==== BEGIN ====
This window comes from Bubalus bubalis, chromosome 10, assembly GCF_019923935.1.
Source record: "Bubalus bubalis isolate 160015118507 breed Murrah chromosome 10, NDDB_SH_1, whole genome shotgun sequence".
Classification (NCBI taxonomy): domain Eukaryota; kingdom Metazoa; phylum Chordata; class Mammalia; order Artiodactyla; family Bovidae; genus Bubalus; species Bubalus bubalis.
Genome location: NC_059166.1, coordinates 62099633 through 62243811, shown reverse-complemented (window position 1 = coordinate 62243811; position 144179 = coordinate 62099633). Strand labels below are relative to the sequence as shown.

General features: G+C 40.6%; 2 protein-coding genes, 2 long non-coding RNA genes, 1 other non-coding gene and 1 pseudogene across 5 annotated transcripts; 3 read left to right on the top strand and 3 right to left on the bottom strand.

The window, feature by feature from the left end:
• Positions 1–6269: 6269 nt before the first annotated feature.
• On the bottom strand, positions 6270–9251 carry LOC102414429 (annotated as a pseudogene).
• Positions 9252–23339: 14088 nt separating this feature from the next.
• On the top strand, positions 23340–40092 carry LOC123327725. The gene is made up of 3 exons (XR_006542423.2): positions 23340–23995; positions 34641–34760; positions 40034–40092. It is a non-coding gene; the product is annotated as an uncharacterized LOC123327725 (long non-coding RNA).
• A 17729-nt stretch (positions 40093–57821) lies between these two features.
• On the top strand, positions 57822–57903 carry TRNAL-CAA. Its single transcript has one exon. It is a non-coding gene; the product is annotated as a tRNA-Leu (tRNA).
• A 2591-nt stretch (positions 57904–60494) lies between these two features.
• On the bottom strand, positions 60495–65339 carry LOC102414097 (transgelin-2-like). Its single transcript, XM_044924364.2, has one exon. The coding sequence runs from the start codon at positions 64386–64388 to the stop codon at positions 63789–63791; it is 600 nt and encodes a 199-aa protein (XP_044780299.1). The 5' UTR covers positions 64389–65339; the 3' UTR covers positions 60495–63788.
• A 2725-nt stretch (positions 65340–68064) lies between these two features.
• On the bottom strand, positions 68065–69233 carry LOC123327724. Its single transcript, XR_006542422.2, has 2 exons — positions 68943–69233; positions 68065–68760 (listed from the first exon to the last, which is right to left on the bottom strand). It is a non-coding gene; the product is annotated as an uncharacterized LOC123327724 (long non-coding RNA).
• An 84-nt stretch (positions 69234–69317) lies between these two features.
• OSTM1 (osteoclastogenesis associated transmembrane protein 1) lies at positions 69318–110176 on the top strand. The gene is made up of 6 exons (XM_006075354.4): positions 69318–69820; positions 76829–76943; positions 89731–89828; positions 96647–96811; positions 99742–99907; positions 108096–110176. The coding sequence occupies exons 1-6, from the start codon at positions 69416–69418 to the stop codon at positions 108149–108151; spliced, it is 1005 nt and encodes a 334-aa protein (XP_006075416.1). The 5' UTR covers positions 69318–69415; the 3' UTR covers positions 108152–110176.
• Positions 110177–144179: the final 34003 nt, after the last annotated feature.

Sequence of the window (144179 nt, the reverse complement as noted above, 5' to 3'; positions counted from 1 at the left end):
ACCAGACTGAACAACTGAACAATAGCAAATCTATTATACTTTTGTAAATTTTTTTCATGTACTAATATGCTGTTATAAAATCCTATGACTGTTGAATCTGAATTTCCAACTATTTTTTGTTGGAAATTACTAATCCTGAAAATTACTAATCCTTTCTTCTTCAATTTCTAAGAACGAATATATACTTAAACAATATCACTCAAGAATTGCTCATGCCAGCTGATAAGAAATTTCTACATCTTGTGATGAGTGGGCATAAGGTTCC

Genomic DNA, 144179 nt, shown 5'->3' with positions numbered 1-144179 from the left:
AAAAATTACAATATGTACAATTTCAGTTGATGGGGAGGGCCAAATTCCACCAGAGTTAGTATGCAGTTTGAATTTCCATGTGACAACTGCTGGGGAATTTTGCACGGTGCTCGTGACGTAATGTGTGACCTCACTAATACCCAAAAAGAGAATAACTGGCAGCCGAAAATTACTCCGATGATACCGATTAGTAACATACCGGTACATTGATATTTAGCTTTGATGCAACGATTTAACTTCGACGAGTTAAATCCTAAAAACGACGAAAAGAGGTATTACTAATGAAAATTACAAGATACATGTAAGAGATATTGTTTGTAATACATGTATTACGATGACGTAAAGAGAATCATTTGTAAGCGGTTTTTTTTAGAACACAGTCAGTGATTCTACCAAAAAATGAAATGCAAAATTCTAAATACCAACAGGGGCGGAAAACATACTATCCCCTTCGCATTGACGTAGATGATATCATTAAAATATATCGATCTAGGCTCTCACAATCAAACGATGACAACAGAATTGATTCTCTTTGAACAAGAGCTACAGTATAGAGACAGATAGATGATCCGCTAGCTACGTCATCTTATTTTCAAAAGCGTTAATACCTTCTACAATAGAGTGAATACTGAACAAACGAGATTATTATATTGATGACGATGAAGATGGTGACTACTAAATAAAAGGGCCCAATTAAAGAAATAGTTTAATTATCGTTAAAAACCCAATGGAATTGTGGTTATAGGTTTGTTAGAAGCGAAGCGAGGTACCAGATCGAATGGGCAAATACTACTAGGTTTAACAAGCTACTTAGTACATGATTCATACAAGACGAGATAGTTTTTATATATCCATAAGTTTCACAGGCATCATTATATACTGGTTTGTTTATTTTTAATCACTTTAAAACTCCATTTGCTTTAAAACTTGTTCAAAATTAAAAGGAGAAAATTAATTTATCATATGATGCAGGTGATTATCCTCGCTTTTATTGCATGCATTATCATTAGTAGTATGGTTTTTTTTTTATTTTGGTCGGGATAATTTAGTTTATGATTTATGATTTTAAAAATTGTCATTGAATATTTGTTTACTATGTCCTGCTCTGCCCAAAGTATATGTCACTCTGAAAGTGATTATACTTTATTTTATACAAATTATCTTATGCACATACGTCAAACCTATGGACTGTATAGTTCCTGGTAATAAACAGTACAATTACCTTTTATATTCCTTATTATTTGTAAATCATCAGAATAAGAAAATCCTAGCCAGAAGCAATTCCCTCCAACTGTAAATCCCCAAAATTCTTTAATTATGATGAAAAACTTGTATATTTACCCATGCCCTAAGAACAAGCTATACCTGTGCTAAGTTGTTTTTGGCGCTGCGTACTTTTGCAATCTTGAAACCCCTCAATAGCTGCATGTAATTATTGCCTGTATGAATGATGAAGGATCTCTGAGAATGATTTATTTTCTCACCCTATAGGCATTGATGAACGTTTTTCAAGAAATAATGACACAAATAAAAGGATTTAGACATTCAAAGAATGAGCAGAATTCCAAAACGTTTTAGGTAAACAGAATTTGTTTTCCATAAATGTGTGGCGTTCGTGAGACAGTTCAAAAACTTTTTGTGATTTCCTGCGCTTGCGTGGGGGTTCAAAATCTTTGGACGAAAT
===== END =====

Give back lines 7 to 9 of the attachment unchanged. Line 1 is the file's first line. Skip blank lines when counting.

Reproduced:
• Positions 1–6269: 6269 nt before the first annotated feature.
• On the bottom strand, positions 6270–9251 carry LOC102414429 (annotated as a pseudogene).
• Positions 9252–23339: 14088 nt separating this feature from the next.